Following last week’s now-infamous Muni fight, a commenter here alerted us to the fact that she was the sister of the woman who helped break up the fight. It’s somewhat tangential to what occurred that day, but many people (including myself) applauded this woman’s behavior. I hesitate to use the word “hero,” but she did something most of us don’t do — intervene. Hell, there’s even chapters of psychology textbooks devoted to the so-called “bystander effect,” or “Kitty Genovese effect,” so named for a woman who was murdered in front of an apartment building in New York in the ’60s, with thirty-some-odd people witnessing the whole thing, and consequently doing nothing.
True, no one got killed on the bus last week, although other violence has occurred on-board San Francisco buses lately. Still, this person who stepped in to help mitigate the situation didn’t know whether she’d be harmed. Muni Diaries applauds her actions, and we’ve now had the opportunity to talk to her about that day. Due to some of the comments she’s received on sites that posted the video, she doesn’t feel comfortable putting her full name here. So we’re using her first name, Chi, for this interview.
Muni Diaries: Tell us about what happened that day on the bus. (please tell us when you got on the bus – did you witness the beginning of the fight or was it already happening when you got on?)
Chi: I got on the bus as the two women were in the midst of a heated argument only at that point. I had no idea what they were arguing about at the time. I was listening to my iPod and decided to turn it up to drown out the external noise.
MD: What made you decide to pull them apart?
Chi: I heard a young girl who was standing behind me scream and run forward towards the front of the bus. At that point, I turned around to see the two women fighting, since I was facing forward, towards the front also. I quickly assessed that they weren’t going to get an intervention, so that’s when I stepped in.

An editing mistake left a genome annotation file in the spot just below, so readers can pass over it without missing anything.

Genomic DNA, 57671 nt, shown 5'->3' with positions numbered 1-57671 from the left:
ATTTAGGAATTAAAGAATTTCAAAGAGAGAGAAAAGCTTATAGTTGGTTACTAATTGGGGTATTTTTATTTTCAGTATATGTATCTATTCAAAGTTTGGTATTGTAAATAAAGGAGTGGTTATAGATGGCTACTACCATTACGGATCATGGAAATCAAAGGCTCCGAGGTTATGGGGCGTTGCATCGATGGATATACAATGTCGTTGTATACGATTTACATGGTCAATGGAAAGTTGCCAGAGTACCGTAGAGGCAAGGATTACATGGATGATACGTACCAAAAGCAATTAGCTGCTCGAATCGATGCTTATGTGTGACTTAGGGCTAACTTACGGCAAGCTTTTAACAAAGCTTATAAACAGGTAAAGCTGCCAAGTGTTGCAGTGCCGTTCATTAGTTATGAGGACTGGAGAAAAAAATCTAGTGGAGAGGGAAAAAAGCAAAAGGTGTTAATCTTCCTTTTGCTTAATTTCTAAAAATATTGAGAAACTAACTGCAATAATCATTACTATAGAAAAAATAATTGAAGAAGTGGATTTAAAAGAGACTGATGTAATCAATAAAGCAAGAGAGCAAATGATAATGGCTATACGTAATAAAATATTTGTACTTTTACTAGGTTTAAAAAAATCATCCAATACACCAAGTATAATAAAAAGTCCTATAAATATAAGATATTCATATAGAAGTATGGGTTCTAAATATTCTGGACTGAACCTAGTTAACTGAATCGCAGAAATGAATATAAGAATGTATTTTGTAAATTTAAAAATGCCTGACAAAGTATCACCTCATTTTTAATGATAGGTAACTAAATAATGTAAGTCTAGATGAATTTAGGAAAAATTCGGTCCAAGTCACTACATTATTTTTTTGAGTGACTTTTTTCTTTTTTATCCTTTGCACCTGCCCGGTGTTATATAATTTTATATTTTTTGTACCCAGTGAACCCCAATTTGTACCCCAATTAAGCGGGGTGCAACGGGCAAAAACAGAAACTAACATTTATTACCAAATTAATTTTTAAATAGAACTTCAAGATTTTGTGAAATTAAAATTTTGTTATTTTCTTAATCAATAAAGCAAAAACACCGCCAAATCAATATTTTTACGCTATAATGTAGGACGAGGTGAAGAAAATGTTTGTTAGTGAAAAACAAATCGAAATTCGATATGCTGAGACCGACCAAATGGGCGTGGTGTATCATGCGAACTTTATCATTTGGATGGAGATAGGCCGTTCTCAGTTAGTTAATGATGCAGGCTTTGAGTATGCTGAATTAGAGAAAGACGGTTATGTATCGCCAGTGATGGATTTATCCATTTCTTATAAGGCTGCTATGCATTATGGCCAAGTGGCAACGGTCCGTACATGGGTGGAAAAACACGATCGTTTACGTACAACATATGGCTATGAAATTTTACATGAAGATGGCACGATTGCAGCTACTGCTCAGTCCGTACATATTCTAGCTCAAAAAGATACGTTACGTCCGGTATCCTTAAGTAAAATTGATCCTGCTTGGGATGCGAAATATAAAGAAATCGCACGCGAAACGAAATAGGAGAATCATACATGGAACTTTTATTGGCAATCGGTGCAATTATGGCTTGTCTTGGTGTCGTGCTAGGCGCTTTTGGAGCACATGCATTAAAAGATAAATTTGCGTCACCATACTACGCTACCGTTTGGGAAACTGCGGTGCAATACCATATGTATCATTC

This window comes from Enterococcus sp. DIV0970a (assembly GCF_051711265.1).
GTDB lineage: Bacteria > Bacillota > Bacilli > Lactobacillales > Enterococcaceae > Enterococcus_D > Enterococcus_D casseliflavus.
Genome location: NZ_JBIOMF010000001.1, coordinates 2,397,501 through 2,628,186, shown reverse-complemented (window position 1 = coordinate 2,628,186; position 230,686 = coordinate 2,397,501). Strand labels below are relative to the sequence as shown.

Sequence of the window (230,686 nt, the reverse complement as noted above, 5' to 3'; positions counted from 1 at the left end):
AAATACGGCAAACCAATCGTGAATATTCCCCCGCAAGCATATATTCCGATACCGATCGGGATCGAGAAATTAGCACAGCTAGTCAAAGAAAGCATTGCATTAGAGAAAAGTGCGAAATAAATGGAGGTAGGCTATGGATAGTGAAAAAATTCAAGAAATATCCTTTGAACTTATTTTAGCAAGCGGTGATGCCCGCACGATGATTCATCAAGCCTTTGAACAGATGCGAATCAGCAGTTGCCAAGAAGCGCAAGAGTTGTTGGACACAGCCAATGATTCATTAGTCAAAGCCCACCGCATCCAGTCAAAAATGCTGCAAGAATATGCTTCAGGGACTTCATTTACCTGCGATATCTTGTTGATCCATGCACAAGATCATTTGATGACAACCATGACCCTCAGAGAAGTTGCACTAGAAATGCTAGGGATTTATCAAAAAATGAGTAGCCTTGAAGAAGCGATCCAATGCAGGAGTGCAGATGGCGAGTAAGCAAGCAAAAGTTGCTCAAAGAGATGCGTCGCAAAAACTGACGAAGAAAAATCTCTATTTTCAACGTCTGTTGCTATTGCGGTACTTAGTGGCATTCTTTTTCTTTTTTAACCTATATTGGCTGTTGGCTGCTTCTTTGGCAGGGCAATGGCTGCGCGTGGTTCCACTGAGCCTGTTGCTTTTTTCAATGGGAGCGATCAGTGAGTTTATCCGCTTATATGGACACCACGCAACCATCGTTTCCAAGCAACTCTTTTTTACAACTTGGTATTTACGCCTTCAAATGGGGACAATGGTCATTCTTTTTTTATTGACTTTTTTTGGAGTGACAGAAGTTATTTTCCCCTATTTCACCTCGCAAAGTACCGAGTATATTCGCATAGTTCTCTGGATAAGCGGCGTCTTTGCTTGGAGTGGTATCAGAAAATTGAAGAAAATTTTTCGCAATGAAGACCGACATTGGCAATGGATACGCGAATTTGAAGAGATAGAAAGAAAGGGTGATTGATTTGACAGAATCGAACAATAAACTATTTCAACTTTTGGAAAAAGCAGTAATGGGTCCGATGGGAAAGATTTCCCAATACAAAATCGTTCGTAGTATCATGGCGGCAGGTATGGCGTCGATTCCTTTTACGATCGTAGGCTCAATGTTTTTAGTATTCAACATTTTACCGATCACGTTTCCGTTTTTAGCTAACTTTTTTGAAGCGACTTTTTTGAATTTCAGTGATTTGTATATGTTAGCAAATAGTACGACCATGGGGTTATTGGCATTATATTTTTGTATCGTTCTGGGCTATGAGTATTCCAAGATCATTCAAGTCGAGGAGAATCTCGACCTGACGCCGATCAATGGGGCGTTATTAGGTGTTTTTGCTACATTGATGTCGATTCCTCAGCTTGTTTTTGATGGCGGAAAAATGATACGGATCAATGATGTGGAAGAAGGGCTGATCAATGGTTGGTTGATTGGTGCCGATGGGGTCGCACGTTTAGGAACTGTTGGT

MD: Would you suggest stepping up as you did when this sort of incident occurs?
Chi: Yes, but one doesn’t necessarily have to physically intervene if there’s a threat. Assess the situation, and go with your gut feeling. There’s a time to mediate and there’s a time to just call or get help immediately. Call me empathetic, but my school of thought is, if I were in dire straits, I would want someone to help me.
MD: Did you keep up with how viral the video had become, and how did you feel to be sort of an Internet celebrity for a while?
Chi: No, I didn’t keep up with how viral it became, but my friends sure let me know. As for being an Internet celebrity, I was mortified! That video didn’t show any of us in the best light, and I’m sure the other ladies would agree with me. It’s shocking and surreal to say the least.
MD: Some of the commenters called you a hero. How did you feel about the things people were saying about you and the video?
Chi: I definitely have mixed feelings regarding everyone’s comments. Some were extremely supportive (which I certainly can and do appreciate), and some were pretty critical. Everyone is entitled to their opinion, but until one knows all the facts from beginning to end, you may be passing judgment based on evidence that’s inconclusive. For example, I’ve read or heard comments such as, “why did the younger Asian girl protect the African American woman, when she was the one who clearly threw the first punch?” The fact is I didn’t see who started the fight, nor did I care at the time. The video only shows footage from where one man was sitting (it does not show how the argument started). What I saw were two adult women hurting each other. I wanted to stop it before someone really got hurt, period. Other comments describe the fight as a “racial” incident. I would have to respectfully disagree. I didn’t hear one racial epithet being used between either women when I intervened. Mind you, I don’t understand Chinese, because I’m not of that ethnicity, which was another incorrect assumption. Being a proud Asian woman myself, I’ve come across racism unfortunately, and would have addressed it at the time, had I thought that was the case. I guess hindsight is always 20/20. I’m certain anyone can find fault with any one person shown on tape, but until you’re unknowingly caught on tape in a crisis, then judged by many strangers, it’s a whole different ballgame. Moving forward, I’ll continue to be a concerned citizen, minus the judgment.
MD: Will you still ride Muni?
Chi: Yes, although maybe a bit less frequently.
MD: What are your feelings on how Muni should’ve handled the situation? Specifically, what should the driver have done, if anything?
Chi: I can’t speak for the driver, because I don’t know all the facts from his perspective. As for Muni, I think there should definitely be working cameras on each and every one of those buses. If the driver couldn’t see or hear the fight ensuing because it was on a longer bus, than that should be addressed by Muni. Assuming the driver did hear the argument, warn both women via speaker that if it continues, they have get off the bus. Obviously in this case, there was a physical altercation, so the driver should’ve at least reported the incident and called the police since there was an assault.